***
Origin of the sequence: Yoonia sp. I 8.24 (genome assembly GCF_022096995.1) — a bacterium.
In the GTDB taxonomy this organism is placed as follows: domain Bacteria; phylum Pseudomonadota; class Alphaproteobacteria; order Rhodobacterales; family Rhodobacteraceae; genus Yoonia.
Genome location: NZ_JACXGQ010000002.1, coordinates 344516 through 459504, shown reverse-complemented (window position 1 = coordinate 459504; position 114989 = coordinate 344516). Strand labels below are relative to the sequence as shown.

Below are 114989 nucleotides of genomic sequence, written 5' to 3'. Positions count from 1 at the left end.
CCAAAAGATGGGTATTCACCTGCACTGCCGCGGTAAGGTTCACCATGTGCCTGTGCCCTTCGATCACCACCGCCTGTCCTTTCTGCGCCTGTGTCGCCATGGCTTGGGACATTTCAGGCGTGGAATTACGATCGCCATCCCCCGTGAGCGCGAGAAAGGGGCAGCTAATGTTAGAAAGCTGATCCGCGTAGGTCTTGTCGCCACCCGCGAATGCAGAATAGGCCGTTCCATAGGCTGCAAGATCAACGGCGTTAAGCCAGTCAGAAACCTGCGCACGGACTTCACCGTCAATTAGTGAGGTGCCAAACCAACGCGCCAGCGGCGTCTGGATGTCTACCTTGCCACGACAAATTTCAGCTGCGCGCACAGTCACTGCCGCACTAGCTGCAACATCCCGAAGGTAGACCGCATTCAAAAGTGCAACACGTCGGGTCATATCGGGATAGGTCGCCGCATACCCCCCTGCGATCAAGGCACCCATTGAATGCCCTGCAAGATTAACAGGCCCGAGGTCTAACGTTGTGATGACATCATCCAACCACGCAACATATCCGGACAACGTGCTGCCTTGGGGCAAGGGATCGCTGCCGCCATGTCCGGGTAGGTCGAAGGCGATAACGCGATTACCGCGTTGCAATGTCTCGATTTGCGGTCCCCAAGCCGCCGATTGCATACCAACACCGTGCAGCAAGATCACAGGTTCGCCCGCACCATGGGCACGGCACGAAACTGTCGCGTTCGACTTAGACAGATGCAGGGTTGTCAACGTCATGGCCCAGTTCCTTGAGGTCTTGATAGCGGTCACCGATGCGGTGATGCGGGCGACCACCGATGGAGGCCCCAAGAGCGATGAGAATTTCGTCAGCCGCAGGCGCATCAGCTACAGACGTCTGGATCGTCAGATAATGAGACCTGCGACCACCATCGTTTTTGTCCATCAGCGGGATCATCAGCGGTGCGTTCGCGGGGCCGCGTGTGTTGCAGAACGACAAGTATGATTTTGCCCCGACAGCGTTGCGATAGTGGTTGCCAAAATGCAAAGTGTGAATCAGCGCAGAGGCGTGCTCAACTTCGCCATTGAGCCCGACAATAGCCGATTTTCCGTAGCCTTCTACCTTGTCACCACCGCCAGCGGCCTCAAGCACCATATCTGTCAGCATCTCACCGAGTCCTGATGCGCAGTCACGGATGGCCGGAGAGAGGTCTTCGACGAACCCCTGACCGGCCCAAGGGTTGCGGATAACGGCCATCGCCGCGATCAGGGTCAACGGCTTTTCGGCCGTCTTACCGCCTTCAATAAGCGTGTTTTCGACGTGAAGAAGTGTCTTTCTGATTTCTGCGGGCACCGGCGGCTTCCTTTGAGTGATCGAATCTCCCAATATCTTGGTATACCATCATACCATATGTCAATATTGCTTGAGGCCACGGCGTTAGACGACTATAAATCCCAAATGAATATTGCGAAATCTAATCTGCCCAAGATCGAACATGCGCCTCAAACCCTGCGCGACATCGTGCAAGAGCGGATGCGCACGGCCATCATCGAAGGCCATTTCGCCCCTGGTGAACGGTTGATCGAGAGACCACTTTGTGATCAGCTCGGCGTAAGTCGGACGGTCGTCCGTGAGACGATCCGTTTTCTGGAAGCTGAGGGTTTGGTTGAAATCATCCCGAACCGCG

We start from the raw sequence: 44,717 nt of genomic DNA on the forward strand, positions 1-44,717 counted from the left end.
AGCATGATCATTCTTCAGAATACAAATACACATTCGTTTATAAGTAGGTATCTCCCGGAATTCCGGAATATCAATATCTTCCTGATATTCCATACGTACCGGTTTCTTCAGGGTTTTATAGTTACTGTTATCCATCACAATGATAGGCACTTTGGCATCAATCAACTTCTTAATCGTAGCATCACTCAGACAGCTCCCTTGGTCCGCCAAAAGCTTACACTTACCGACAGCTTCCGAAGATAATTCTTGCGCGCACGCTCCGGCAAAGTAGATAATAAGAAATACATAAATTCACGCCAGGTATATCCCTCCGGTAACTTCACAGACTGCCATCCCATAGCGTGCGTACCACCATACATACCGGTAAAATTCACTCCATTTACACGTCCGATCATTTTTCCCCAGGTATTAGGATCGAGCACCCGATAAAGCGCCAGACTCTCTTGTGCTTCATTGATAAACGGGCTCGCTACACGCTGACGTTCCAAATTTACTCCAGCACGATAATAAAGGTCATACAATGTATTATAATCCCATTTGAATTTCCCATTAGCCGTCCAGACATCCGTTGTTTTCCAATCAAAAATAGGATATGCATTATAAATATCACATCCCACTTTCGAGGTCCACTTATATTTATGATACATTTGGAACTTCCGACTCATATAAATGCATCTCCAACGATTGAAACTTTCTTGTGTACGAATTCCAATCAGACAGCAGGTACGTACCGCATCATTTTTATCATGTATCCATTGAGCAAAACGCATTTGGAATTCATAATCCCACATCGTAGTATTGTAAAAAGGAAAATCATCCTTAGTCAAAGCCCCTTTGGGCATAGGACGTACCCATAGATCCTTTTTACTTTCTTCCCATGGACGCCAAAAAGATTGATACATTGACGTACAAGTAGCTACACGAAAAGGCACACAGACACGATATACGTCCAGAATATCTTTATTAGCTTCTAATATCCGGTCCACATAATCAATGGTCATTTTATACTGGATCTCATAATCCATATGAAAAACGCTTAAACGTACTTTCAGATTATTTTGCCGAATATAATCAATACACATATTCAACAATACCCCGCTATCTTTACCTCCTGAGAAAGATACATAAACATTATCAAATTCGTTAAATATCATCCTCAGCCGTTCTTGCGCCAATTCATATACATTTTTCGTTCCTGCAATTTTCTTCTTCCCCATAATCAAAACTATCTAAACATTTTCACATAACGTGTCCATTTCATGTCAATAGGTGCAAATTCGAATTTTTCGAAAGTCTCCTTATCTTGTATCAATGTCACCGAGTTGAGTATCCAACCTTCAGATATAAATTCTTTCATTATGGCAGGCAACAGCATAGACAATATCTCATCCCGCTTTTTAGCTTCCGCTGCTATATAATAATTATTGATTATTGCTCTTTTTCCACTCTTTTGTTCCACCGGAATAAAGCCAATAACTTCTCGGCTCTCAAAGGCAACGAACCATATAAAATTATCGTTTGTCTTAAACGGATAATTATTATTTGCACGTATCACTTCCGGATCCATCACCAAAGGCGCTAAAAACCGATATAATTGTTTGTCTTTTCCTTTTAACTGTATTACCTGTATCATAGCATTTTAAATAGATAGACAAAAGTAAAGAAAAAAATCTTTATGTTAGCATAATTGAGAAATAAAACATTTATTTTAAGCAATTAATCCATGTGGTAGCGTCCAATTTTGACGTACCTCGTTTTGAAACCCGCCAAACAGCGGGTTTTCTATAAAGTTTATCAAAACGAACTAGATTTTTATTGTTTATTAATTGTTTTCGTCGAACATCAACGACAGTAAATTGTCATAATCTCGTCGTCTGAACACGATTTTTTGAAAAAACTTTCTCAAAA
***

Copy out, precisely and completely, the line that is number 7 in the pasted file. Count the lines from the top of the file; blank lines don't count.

AGCATGATCATTCTTCAGAATACAAATACACATTCGTTTATAAGTAGGTATCTCCCGGAATTCCGGAATATCAATATCTTCCTGATATTCCATACGTACCGGTTTCTTCAGGGTTTTATAGTTACTGTTATCCATCACAATGATAGGCACTTTGGCATCAATCAACTTCTTAATCGTAGCATCACTCAGACAGCTCCCTTGGTCCGCCAAAAGCTTACACTTACCGACAGCTTCCGAAGATAATTCTTGCGCGCACGCTCCGGCAAAGTAGATAATAAGAAATACATAAATTCACGCCAGGTATATCCCTCCGGTAACTTCACAGACTGCCATCCCATAGCGTGCGTACCACCATACATACCGGTAAAATTCACTCCATTTACACGTCCGATCATTTTTCCCCAGGTATTAGGATCGAGCACCCGATAAAGCGCCAGACTCTCTTGTGCTTCATTGATAAACGGGCTCGCTACACGCTGACGTTCCAAATTTACTCCAGCACGATAATAAAGGTCATACAATGTATTATAATCCCATTTGAATTTCCCATTAGCCGTCCAGACATCCGTTGTTTTCCAATCAAAAATAGGATATGCATTATAAATATCACATCCCACTTTCGAGGTCCACTTATATTTATGATACATTTGGAACTTCCGACTCATATAAATGCATCTCCAACGATTGAAACTTTCTTGTGTACGAATTCCAATCAGACAGCAGGTACGTACCGCATCATTTTTATCATGTATCCATTGAGCAAAACGCATTTGGAATTCATAATCCCACATCGTAGTATTGTAAAAAGGAAAATCATCCTTAGTCAAAGCCCCTTTGGGCATAGGACGTACCCATAGATCCTTTTTACTTTCTTCCCATGGACGCCAAAAAGATTGATACATTGACGTACAAGTAGCTACACGAAAAGGCACACAGACACGATATACGTCCAGAATATCTTTATTAGCTTCTAATATCCGGTCCACATAATCAATGGTCATTTTATACTGGATCTCATAATCCATATGAAAAACGCTTAAACGTACTTTCAGATTATTTTGCCGAATATAATCAATACACATATTCAACAATACCCCGCTATCTTTACCTCCTGAGAAAGATACATAAACATTATCAAATTCGTTAAATATCATCCTCAGCCGTTCTTGCGCCAATTCATATACATTTTTCGTTCCTGCAATTTTCTTCTTCCCCATAATCAAAACTATCTAAACATTTTCACATAACGTGTCCATTTCATGTCAATAGGTGCAAATTCGAATTTTTCGAAAGTCTCCTTATCTTGTATCAATGTCACCGAGTTGAGTATCCAACCTTCAGATATAAATTCTTTCATTATGGCAGGCAACAGCATAGACAATATCTCATCCCGCTTTTTAGCTTCCGCTGCTATATAATAATTATTGATTATTGCTCTTTTTCCACTCTTTTGTTCCACCGGAATAAAGCCAATAACTTCTCGGCTCTCAAAGGCAACGAACCATATAAAATTATCGTTTGTCTTAAACGGATAATTATTATTTGCACGTATCACTTCCGGATCCATCACCAAAGGCGCTAAAAACCGATATAATTGTTTGTCTTTTCCTTTTAACTGTATTACCTGTATCATAGCATTTTAAATAGATAGACAAAAGTAAAGAAAAAAATCTTTATGTTAGCATAATTGAGAAATAAAACATTTATTTTAAGCAATTAATCCATGTGGTAGCGTCCAATTTTGACGTACCTCGTTTTGAAACCCGCCAAACAGCGGGTTTTCTATAAAGTTTATCAAAACGAACTAGATTTTTATTGTTTATTAATTGTTTTCGTCGAACATCAACGACAGTAAATTGTCATAATCTCGTCGTCTGAACACGATTTTTTGAAAAAACTTTCTCAAAA